The MetalMiner 2021 Annual Outlook consolidates our 12-month view and provides buying organizations with a complete understanding of the fundamental factors driving prices and a detailed forecast that can be used when sourcing metals for 2021 — including expected average prices, support and resistance levels.

U.S. Q3 2020 automotive sales

Despite the May restarts of automotive manufacturers, U.S. showrooms faced low inventories this summer, putting a cap on sales despite solid demand.

“Available inventory is far below last year’s levels, yet sales continue to show surprising strength,” said Charlie Chesbrough, senior economist at Cox Automotive. “Going into the fourth quarter, the key question is: Can this continue? Clearly new vehicle buyers haven’t been hit as hard as other consumers during this recession, so demand is likely to remain stable over the near-term.”

General Motors, for example, reported Q3 2020 automotive sales fell 10% year over year to 665,192 vehicles.

“In a sign of a recovering industry, sales improved sequentially each month within the quarter,” GM said in a release. “Industry and GM sales rebounded significantly in September, finishing the month with year-over-year sales increases.”

Meanwhile, Ford reported Q3 2020 sales fell 4.9% year over year. Ford truck sales, however, showed growth. Total truck sales jumped 0.6%, while retail sales gained 8.3%. The quarter marked Ford’s best third quarter for truck sales since 2005, the automaker reported.

FCA US sales dropped 10% year over year in the third quarter. However, third-quarter sales rose 38% compared with the previous quarter.

Similarly, while Honda’s Q3 2020 sales fell 9.5% year over year, sales in September alone rose 11.5%.

“September marks a high-water mark for Honda sales this year with double-digit gains and our first month in positive territory since the pandemic began,” said Dave Gardner, executive vice president of National Operations at American Honda.

Nissan sales fell 32.4% in the third quarter on a year-over-year basis.

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mergers and acquisitions

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Before we head into the weekend, let’s take a look back at the week that was and some of the metals storylines here on MetalMiner, including: Cleveland-Cliffs’ acquisition of ArcelorMittal USA; a breakdown of the British automotive manufacturing sector’s struggles; the PSAFiat Chrysler merger; primary aluminum production; the U.S. steel capacity utilization rate; and Hurricane Laura’s impact on Gulf of Mexico crude oil production.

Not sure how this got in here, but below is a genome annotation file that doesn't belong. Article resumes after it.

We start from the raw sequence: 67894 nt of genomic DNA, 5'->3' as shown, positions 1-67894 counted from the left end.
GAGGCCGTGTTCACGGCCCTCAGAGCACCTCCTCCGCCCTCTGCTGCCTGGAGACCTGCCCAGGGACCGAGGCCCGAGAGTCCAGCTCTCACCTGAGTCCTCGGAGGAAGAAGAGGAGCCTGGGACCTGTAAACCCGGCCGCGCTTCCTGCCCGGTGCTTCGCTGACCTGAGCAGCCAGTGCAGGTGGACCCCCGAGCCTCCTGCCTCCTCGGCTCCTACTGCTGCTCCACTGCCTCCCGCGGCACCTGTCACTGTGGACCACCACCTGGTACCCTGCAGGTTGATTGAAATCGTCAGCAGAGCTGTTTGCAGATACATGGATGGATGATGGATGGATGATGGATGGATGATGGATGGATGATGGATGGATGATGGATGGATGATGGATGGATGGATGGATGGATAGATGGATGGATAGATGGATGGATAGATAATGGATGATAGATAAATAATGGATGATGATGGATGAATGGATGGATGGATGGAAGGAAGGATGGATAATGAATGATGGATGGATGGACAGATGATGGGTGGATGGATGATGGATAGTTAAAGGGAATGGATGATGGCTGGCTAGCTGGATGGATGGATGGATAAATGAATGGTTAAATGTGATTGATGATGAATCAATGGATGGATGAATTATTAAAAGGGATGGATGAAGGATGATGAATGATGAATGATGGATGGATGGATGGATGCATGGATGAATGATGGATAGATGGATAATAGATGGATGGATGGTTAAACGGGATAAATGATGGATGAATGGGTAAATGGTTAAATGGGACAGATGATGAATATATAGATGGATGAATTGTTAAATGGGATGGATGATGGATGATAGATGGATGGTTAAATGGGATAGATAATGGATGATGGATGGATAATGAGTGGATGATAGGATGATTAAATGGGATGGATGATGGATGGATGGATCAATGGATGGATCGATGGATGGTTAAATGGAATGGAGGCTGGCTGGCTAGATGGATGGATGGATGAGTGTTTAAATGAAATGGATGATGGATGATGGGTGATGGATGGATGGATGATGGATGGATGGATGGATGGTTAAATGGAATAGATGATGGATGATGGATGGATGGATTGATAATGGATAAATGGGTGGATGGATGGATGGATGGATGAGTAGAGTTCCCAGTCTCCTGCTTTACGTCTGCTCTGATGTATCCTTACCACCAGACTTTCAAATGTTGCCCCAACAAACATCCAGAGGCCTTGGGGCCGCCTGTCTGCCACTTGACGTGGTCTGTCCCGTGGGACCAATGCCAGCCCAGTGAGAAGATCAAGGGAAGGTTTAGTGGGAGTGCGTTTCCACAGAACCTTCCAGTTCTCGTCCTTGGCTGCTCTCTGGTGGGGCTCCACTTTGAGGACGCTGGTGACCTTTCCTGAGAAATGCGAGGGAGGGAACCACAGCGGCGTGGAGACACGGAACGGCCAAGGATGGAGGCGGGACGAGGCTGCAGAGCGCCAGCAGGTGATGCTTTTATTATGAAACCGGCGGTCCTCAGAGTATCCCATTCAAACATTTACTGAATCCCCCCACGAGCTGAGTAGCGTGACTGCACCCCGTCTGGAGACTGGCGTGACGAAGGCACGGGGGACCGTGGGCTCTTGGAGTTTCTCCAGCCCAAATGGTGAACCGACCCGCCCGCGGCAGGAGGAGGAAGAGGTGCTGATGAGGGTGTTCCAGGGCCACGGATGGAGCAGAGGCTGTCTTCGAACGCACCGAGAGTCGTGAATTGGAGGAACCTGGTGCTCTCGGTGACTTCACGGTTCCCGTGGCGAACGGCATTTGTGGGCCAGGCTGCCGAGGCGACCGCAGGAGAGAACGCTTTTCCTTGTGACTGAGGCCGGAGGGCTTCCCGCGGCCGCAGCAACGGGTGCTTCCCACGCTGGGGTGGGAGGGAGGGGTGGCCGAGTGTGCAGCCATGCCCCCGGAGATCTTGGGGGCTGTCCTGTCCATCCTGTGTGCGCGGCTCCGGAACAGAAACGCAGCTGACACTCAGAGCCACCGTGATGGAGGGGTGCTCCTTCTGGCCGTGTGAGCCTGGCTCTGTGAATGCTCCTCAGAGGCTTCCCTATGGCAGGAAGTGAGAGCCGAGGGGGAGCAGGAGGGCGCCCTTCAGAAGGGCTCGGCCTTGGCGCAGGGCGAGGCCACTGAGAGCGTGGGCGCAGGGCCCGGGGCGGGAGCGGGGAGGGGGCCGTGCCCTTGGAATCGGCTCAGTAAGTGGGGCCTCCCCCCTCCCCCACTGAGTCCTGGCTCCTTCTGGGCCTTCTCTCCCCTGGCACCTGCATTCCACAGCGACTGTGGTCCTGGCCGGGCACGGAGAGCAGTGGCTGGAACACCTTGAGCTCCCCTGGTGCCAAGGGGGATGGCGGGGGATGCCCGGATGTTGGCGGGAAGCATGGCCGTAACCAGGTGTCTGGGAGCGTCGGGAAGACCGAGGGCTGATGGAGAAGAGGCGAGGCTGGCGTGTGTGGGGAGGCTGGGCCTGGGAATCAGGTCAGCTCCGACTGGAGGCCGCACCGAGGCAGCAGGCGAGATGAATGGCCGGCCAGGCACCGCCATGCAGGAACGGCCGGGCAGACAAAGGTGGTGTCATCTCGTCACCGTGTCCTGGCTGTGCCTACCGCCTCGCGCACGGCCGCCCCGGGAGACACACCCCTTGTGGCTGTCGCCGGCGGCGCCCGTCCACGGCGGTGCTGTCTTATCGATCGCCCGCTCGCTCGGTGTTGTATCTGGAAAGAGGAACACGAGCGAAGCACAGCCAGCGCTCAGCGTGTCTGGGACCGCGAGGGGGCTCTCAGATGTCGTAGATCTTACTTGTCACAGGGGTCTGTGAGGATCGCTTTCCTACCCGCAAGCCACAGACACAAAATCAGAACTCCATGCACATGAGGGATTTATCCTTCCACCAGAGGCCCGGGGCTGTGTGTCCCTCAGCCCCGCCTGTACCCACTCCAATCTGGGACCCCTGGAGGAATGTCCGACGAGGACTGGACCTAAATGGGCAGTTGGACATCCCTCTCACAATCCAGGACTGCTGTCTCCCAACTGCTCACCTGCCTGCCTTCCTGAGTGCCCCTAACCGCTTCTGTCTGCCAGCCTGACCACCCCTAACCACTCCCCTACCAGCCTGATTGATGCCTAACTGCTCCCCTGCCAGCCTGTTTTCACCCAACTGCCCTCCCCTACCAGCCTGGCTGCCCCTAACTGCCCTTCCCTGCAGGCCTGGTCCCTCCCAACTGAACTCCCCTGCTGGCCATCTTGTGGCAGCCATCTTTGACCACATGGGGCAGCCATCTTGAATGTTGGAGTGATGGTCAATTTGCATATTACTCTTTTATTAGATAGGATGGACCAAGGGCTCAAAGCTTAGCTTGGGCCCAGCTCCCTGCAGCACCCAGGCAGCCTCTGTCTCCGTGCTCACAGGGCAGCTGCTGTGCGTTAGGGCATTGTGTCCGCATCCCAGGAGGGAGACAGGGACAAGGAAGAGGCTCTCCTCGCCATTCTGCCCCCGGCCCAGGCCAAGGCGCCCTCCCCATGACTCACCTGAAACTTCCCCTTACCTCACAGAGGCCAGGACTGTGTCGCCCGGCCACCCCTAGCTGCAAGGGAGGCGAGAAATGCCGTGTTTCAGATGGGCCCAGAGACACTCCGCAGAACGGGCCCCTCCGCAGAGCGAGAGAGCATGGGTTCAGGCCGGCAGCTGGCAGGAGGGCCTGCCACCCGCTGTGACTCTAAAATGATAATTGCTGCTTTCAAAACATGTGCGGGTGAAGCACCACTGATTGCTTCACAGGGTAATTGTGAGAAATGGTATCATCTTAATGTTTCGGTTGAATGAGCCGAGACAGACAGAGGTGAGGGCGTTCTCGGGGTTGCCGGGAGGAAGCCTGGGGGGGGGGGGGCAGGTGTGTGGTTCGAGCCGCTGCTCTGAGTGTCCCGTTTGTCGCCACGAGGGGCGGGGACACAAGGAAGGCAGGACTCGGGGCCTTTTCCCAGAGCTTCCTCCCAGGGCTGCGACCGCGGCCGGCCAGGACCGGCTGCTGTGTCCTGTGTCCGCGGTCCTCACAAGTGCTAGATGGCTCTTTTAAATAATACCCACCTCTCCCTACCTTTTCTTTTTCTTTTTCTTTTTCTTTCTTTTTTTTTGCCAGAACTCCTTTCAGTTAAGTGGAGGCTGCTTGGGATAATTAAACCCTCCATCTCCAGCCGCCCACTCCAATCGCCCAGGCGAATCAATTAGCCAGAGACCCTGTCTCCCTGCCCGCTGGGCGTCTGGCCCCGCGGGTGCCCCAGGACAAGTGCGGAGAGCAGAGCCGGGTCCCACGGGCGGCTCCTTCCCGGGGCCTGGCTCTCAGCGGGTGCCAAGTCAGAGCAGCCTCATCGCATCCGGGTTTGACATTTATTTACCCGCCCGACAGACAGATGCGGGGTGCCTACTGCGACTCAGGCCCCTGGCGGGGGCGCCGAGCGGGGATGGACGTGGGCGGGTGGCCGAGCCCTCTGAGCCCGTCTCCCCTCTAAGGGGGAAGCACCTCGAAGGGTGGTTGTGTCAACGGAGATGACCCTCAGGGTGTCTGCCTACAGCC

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Week of Sept. 28-Oct. 2 (Cleveland-Cliffs’ acquisition, primary aluminum production and more)

The MetalMiner 2021 Annual Outlook consolidates our 12-month view and provides buying organizations with a complete understanding of the fundamental factors driving prices and a detailed forecast that can be used when sourcing metals for 2021 — including expected average prices, support and resistance levels.

mergers and acquisitions

iQoncept/Adobe Stock

As we noted earlier this week, the Cleveland-Cliffs acquisition of ArcelorMittal USA came at a price tag of $1.4 billion.

This comes after Cleveland-Cliffs acquired AK Steel earlier this year (among other things, AK Steel is the lone remaining U.S. producer of electrical steel).

The deal includes nearly all of the ArcelorMittal subsidiary’s North American facilities (with a few exceptions, as we will elaborate on shortly). Cleveland-Cliffs expects to close the deal in Q4 2020.

Since the announcement, Cleveland-Cliffs shares are up over 12%.

So, what does the merger mean for the North American metals scene and relevant sectors, like automotive?

Are you prepared for your annual steel contract negotiations? Be sure to check out our five best practices. 

Initial reaction to Cleveland-Cliffs acquisition of ArcelorMittal USA

Overall, this seems to be a solid move for everyone involved.

ArcelorMittal offloads old assets that have a high cost structure for producing steel while still maintaining a mill with one of the lowest cost structures in the country.

On the other hand, Cliffs gains a large auto book of business with good margins. Furthermore, the steel market will see old, expensive capacity taken out. As such, that will make room for new capacity scheduled to come online in the near future.

Strengthening auto position

As noted previously, the acquisition makes Cleveland-Cliffs the largest flat-rolled steel producer in North America. The deal will also make Cleveland-Cliffs — the oldest iron ore mining company in the country — the largest iron ore pellet producer in North America, with 28 million long tons of capacity.

The deal further strengthens the company’s position in the automotive sector. The company likely controls 60%-65% of exposed auto sheet supply (think the steel used on the outside of a car).

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It is not often the world’s largest carmakers engage in mergers and acquisitions among themselves.

Fiat Chrysler and Renault Nissan announced a $35 billion plan to merge back in May 2019. The merger would have created the third-biggest carmaker, behind Volkswagen and Toyota.